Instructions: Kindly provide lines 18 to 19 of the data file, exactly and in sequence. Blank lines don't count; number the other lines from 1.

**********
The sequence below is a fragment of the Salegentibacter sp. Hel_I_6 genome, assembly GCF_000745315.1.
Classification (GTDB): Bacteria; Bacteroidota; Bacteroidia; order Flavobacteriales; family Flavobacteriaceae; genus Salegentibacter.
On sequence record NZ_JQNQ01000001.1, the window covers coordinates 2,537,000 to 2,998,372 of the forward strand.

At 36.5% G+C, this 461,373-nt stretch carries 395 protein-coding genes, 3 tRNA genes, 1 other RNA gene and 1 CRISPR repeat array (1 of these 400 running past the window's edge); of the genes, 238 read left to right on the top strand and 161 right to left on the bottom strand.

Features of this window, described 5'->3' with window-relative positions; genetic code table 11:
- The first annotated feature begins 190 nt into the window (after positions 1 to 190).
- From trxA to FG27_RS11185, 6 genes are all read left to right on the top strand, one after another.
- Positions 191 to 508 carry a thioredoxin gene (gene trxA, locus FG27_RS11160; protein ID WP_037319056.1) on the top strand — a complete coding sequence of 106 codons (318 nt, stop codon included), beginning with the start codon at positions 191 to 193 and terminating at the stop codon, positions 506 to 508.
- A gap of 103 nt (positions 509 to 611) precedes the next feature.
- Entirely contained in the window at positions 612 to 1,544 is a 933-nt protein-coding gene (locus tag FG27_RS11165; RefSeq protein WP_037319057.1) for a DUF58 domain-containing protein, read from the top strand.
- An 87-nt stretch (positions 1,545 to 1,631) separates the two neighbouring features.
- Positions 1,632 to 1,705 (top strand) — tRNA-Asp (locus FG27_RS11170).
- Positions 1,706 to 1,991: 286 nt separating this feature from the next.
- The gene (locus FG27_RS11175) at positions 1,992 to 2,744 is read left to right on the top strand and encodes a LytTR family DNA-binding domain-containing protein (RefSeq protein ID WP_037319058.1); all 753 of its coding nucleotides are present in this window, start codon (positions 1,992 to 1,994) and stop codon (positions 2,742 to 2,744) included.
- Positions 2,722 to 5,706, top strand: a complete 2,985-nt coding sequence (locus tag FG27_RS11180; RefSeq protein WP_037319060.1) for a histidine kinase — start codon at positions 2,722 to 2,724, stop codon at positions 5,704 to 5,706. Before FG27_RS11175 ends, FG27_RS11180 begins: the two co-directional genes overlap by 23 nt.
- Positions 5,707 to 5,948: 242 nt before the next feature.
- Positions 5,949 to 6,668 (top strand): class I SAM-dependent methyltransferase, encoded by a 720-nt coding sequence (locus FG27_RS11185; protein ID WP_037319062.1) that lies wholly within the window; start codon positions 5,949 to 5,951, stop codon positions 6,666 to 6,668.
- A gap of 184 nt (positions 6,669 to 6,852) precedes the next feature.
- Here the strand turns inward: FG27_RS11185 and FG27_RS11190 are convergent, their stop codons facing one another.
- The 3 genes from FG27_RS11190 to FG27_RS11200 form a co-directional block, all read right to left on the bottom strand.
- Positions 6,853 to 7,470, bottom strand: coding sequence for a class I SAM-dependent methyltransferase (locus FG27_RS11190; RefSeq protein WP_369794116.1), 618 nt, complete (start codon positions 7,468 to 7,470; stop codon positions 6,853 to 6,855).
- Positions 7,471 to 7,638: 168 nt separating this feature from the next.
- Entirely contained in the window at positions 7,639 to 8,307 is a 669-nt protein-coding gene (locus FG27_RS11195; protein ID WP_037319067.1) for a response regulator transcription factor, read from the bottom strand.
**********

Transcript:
- A gap of 184 nt (positions 6,669 to 6,852) precedes the next feature.
- Here the strand turns inward: FG27_RS11185 and FG27_RS11190 are convergent, their stop codons facing one another.